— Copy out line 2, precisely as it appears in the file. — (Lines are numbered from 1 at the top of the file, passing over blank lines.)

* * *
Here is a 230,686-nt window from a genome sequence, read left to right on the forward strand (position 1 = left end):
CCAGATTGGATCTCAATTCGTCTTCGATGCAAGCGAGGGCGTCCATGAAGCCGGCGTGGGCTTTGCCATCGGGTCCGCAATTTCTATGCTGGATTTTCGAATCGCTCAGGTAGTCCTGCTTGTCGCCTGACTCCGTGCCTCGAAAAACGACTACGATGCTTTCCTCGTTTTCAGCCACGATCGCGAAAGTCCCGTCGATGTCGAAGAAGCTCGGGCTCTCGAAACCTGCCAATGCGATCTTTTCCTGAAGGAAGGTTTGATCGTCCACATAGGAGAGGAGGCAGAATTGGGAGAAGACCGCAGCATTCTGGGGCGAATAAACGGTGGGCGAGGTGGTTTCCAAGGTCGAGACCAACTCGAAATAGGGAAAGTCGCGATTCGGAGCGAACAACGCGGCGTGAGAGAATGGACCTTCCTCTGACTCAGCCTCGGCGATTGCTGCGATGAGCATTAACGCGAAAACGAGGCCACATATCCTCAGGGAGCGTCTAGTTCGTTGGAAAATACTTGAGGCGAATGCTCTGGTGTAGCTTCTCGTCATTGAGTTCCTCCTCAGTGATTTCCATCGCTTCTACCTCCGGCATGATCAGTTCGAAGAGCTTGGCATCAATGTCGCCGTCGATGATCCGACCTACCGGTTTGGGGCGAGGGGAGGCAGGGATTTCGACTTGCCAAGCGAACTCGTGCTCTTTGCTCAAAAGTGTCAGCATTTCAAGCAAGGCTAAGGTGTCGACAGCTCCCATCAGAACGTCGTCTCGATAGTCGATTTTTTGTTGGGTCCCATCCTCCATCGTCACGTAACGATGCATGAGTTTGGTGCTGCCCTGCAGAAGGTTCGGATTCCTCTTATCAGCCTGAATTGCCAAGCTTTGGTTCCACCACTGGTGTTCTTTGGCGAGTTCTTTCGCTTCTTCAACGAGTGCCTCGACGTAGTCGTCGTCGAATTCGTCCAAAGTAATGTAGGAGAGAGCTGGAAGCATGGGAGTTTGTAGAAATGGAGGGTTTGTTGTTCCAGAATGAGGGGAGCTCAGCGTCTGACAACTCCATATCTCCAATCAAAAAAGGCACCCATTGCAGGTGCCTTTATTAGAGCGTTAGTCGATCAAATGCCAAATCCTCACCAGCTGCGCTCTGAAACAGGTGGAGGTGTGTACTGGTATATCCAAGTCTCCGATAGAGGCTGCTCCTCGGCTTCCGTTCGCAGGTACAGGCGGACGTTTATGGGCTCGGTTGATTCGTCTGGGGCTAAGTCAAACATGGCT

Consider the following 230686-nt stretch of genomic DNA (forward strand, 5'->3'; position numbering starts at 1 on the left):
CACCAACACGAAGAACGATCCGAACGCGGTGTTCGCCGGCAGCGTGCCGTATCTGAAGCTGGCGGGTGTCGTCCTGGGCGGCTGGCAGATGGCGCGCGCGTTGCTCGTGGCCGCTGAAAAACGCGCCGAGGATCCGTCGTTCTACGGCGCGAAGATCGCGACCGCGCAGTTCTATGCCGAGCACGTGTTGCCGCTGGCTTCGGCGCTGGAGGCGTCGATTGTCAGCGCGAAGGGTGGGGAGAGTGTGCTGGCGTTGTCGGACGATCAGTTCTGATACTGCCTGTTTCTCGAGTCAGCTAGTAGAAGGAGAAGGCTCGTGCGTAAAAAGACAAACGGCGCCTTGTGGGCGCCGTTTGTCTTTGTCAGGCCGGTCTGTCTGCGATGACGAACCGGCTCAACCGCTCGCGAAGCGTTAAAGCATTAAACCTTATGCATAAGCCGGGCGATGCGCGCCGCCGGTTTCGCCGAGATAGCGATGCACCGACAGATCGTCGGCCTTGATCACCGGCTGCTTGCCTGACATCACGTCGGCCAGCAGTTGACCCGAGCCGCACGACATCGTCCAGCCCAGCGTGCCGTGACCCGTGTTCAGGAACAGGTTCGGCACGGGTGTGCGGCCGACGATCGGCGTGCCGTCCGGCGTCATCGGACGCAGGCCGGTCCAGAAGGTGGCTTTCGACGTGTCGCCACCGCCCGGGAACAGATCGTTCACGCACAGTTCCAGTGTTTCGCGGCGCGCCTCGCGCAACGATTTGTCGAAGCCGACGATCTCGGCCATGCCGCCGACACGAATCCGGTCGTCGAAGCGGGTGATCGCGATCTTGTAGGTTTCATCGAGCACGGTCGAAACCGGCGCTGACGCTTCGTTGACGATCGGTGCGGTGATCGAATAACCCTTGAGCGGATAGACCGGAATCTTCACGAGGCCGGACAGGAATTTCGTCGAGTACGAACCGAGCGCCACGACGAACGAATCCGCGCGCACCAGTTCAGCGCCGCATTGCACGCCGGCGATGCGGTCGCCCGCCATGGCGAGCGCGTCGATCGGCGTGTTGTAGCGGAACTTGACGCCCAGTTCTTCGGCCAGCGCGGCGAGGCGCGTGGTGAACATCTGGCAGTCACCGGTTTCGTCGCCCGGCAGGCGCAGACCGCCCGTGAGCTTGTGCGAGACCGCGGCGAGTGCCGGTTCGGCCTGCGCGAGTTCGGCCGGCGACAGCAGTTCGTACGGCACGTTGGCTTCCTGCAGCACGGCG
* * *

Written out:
CCAGATTGGATCTCAATTCGTCTTCGATGCAAGCGAGGGCGTCCATGAAGCCGGCGTGGGCTTTGCCATCGGGTCCGCAATTTCTATGCTGGATTTTCGAATCGCTCAGGTAGTCCTGCTTGTCGCCTGACTCCGTGCCTCGAAAAACGACTACGATGCTTTCCTCGTTTTCAGCCACGATCGCGAAAGTCCCGTCGATGTCGAAGAAGCTCGGGCTCTCGAAACCTGCCAATGCGATCTTTTCCTGAAGGAAGGTTTGATCGTCCACATAGGAGAGGAGGCAGAATTGGGAGAAGACCGCAGCATTCTGGGGCGAATAAACGGTGGGCGAGGTGGTTTCCAAGGTCGAGACCAACTCGAAATAGGGAAAGTCGCGATTCGGAGCGAACAACGCGGCGTGAGAGAATGGACCTTCCTCTGACTCAGCCTCGGCGATTGCTGCGATGAGCATTAACGCGAAAACGAGGCCACATATCCTCAGGGAGCGTCTAGTTCGTTGGAAAATACTTGAGGCGAATGCTCTGGTGTAGCTTCTCGTCATTGAGTTCCTCCTCAGTGATTTCCATCGCTTCTACCTCCGGCATGATCAGTTCGAAGAGCTTGGCATCAATGTCGCCGTCGATGATCCGACCTACCGGTTTGGGGCGAGGGGAGGCAGGGATTTCGACTTGCCAAGCGAACTCGTGCTCTTTGCTCAAAAGTGTCAGCATTTCAAGCAAGGCTAAGGTGTCGACAGCTCCCATCAGAACGTCGTCTCGATAGTCGATTTTTTGTTGGGTCCCATCCTCCATCGTCACGTAACGATGCATGAGTTTGGTGCTGCCCTGCAGAAGGTTCGGATTCCTCTTATCAGCCTGAATTGCCAAGCTTTGGTTCCACCACTGGTGTTCTTTGGCGAGTTCTTTCGCTTCTTCAACGAGTGCCTCGACGTAGTCGTCGTCGAATTCGTCCAAAGTAATGTAGGAGAGAGCTGGAAGCATGGGAGTTTGTAGAAATGGAGGGTTTGTTGTTCCAGAATGAGGGGAGCTCAGCGTCTGACAACTCCATATCTCCAATCAAAAAAGGCACCCATTGCAGGTGCCTTTATTAGAGCGTTAGTCGATCAAATGCCAAATCCTCACCAGCTGCGCTCTGAAACAGGTGGAGGTGTGTACTGGTATATCCAAGTCTCCGATAGAGGCTGCTCCTCGGCTTCCGTTCGCAGGTACAGGCGGACGTTTATGGGCTCGGTTGATTCGTCTGGGGCTAAGTCAAACATGGCT